Subscriber Mailbag Extravaganza!: Answers - 11/28/23 [Part 1]
Welcome back all, part 1 of the mailbag answers is ready. It’s long enough on its own, so let’s dispense with the pleasantries and get right to it.
Note: these are not in order of posting, so if you don’t see your question, it will be answered in the upcoming Parts later this week.
We begin with some Zelensky questions:
As we are now entering in the last chapters of this war (even if it might prolong till 2025), do you think Zelenksy be allowed to escape by either own military, Russians or NATO?
It’s hard to say for sure, because we still don’t even have a really good bead on the vector by which the war will end. Meaning, there are still open variables as to whether it will result in a military coup or with Russian troops actually fighting through and conquering most of Ukraine, including Kiev, etc.
Each possibility foretells a separate ending for Zelensky. For instance, in a coup scenario, one could potentially see him being killed by the usurpers in order to make certain that he cannot use his influence and connections to reprise them later.
In the other scenario, it’s easy to imagine him escaping because it will take so long for Russia to crawl through the rest of Ukraine, there’ll be ample time for him to create a ‘Government-in-Exile’ in the safety of some other domicile.
Also we have to go on precedent of how similar previous situations developed. We know U.S.’s modus operandi is to preserve such political figures if possible for use in future provocations—Saakashvili being one example. Around the world the various “government-in-exile” puppets have become nearly a meme, with the likes of Guaido, Tikhanovskaya, etc., being kept ‘in the back pocket’ by the U.S. to trot out at opportune moments.
It’s therefore easy to imagine that the West would prefer to preserve Zelensky in some way to keep him as a political wildcard for future use, particularly because he has that youthful exuberance and Hollywood faux-“charisma” and charm—though I cringe at even deigning to call it that—which spellbinds captive Westoid audiences during speeches. In short: he’s a perfectly “trained” asset, and it would be a shame for the West to lose or waste such a one.
Logically speaking, if Russia were to slowly take over Ukraine, Zelensky would have no choice but to flee—even if he decided to put on a strongman act of “heroically staying to the last”, to drink up the visual of himself being detained by Russian troops in his bunker, or something like that. His Western handlers likely wouldn’t allow it, as his capture would mean valuable testimony in Russian hands, unveiling massive Western complicity and crimes during the eventual war crimes tribunal.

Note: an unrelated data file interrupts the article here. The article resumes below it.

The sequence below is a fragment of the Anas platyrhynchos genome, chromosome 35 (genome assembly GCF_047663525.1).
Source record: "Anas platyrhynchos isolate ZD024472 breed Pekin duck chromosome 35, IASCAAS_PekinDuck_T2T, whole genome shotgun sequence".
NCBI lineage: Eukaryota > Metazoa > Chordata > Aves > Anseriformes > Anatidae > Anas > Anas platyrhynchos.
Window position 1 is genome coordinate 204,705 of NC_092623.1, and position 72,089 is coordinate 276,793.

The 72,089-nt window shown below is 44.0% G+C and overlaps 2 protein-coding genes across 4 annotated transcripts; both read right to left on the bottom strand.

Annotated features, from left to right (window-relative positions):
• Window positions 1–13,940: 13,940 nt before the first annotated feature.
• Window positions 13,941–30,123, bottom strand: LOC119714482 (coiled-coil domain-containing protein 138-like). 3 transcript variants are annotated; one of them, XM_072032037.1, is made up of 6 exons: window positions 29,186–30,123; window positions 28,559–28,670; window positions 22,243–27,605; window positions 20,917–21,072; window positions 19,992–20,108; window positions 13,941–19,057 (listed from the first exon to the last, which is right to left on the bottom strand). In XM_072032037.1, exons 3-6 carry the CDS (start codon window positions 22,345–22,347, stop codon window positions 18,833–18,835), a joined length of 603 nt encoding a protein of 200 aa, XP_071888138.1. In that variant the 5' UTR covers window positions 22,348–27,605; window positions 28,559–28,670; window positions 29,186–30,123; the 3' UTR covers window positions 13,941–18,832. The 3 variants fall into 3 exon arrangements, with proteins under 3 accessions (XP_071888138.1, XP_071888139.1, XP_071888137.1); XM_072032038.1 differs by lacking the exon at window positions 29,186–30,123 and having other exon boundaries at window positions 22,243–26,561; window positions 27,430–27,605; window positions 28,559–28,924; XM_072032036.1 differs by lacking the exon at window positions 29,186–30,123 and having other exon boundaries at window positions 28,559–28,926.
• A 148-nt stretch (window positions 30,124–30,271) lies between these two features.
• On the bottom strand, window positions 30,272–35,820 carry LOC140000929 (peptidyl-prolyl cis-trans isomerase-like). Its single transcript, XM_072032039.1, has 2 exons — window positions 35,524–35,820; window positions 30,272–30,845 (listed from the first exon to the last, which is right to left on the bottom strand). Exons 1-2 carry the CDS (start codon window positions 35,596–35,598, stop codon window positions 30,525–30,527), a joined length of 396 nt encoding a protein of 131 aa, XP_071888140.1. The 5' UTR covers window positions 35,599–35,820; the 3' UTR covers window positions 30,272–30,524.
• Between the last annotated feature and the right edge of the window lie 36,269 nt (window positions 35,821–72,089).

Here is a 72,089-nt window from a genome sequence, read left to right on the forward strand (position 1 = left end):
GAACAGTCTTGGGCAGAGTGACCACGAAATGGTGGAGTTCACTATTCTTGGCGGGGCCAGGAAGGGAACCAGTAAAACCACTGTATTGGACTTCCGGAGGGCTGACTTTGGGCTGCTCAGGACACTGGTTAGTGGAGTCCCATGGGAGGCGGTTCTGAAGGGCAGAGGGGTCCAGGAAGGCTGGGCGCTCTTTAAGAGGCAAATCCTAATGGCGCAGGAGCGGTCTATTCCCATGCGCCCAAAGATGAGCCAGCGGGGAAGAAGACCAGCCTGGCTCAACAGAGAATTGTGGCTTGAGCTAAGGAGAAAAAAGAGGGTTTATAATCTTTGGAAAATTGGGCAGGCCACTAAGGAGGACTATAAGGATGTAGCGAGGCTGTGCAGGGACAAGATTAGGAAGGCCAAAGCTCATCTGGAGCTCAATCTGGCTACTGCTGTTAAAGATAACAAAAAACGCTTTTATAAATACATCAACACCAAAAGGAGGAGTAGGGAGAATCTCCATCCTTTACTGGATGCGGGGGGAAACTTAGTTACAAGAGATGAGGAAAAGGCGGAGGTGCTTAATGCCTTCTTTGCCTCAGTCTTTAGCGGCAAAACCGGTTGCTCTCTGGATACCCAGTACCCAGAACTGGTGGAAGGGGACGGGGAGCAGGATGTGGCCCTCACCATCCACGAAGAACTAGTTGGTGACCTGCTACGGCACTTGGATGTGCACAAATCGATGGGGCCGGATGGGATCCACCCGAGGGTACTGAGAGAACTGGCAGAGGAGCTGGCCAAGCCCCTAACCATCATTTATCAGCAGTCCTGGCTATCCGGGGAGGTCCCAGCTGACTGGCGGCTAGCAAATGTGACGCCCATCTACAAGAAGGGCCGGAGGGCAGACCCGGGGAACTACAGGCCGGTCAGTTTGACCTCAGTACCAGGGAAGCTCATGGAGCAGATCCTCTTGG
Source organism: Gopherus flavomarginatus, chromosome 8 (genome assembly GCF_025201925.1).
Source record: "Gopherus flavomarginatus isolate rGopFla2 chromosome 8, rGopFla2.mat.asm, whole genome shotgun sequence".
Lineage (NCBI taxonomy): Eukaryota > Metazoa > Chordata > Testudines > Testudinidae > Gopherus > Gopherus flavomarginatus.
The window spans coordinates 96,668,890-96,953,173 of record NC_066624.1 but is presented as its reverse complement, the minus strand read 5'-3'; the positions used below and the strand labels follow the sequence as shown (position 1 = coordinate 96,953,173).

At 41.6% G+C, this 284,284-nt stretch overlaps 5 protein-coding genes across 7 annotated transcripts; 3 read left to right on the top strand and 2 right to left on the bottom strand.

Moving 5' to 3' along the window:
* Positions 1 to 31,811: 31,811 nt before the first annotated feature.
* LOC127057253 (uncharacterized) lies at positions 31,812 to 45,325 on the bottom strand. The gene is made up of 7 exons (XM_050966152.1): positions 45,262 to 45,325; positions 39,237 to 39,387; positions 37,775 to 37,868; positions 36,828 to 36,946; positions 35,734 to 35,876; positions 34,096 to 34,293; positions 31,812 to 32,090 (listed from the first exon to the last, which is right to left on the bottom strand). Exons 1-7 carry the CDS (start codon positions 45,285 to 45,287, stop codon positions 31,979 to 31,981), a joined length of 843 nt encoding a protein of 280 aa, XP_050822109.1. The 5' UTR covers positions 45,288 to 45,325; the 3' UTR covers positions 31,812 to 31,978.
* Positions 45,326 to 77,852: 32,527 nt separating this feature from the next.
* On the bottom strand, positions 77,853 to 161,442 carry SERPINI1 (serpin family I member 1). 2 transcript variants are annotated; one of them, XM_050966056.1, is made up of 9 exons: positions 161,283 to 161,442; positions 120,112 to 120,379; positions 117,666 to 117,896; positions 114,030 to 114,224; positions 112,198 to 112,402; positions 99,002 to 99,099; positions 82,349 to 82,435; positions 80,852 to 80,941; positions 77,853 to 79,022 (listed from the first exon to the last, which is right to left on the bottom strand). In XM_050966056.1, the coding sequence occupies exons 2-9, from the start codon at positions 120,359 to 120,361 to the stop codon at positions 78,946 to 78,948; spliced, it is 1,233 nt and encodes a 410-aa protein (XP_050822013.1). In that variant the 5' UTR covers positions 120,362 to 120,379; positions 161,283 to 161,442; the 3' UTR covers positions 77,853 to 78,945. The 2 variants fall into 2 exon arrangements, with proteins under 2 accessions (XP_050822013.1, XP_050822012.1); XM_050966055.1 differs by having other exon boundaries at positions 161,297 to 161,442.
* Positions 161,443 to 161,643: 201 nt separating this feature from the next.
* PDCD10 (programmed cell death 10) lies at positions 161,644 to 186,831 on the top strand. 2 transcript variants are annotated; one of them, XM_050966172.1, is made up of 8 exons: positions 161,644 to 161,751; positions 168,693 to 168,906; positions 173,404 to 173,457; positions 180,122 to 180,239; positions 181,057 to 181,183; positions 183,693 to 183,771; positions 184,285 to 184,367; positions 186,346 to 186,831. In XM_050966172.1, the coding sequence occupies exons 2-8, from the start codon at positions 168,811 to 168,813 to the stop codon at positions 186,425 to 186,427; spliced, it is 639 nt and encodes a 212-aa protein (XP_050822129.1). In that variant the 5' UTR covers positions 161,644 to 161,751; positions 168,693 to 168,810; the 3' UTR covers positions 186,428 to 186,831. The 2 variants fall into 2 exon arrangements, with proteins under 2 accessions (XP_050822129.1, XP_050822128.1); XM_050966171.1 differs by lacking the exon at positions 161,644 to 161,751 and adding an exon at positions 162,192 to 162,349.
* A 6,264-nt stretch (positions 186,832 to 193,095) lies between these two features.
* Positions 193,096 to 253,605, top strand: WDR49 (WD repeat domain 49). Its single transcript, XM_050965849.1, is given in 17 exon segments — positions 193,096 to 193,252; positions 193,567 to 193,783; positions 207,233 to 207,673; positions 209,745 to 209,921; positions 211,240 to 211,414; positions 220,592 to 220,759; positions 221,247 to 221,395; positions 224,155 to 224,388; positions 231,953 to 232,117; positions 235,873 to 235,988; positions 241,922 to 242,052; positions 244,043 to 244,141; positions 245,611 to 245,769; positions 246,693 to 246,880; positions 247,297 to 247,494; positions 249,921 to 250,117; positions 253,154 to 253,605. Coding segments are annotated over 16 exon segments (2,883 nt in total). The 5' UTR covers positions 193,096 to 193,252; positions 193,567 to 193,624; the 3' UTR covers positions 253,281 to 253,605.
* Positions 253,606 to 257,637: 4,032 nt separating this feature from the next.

Thus it’s only logical that if he wanted to make a show, his handlers would have him “offed” to keep him from singing.
Ultimately I’d say the chances are something like ~25% deposed by coup then broken down into ~12% killed during said process and ~12% allowed to escape; another 25% offed by his Western handlers; another ~25% allowed to “lose” in a presidential election forced on him, which would then allow his clean escape and retirement to Israel, Miami, or perhaps Canada. Then the final ~25% captured by Russian forces because he thinks being “macho” to the last will somehow win him global favor, and fulfill his dream of becoming a messianic martyr, spurring the West to rise up and ‘rescue him.’
It seems things in Ukraine are building towards a coup - or an electoral replacement of Zelenskiyyiyiyiyi, same diff - that everyone assumes will result in a "peace" government that is ready to talk surrender to the Russians. In the February 1917 revolution in Russia the Provisional Government that replaced the Tsar doubled down on the maximalist goals of the previous government. The October revolution that replaced the PG with the Bolsheviks had, if anything, the most maximalist war goals of all: world conquest via revolutionary war. What do you think is the likelihood the government that results of a coup in Ukraine that ousts Zelenskiiyiyiyiyiyiyiyiy being as or more maximalist that it replaces?
And this related question:
There has been much talk about Zelensky being removed in a coup, or if elections are held, being replaced in that process. My question - why would Z want to remain as President? The loot is safely stashed, if he stays on he will be the one to sign the surrender (a death sentence), and the longer he stays the risk that he will be taken out in the Ukrainian/CIA fashion probably increases. Surely the best thing for him, is either to be removed from office in a peaceful palace coup, or better - lose an election. Then he can walk away with minimal risk, have done ‘all he could’ to win the war, having satisfied his sponsors, and having kept Azov et al, sweet. Maybe he really is that churchillian patriot we’ve been sold? 🤔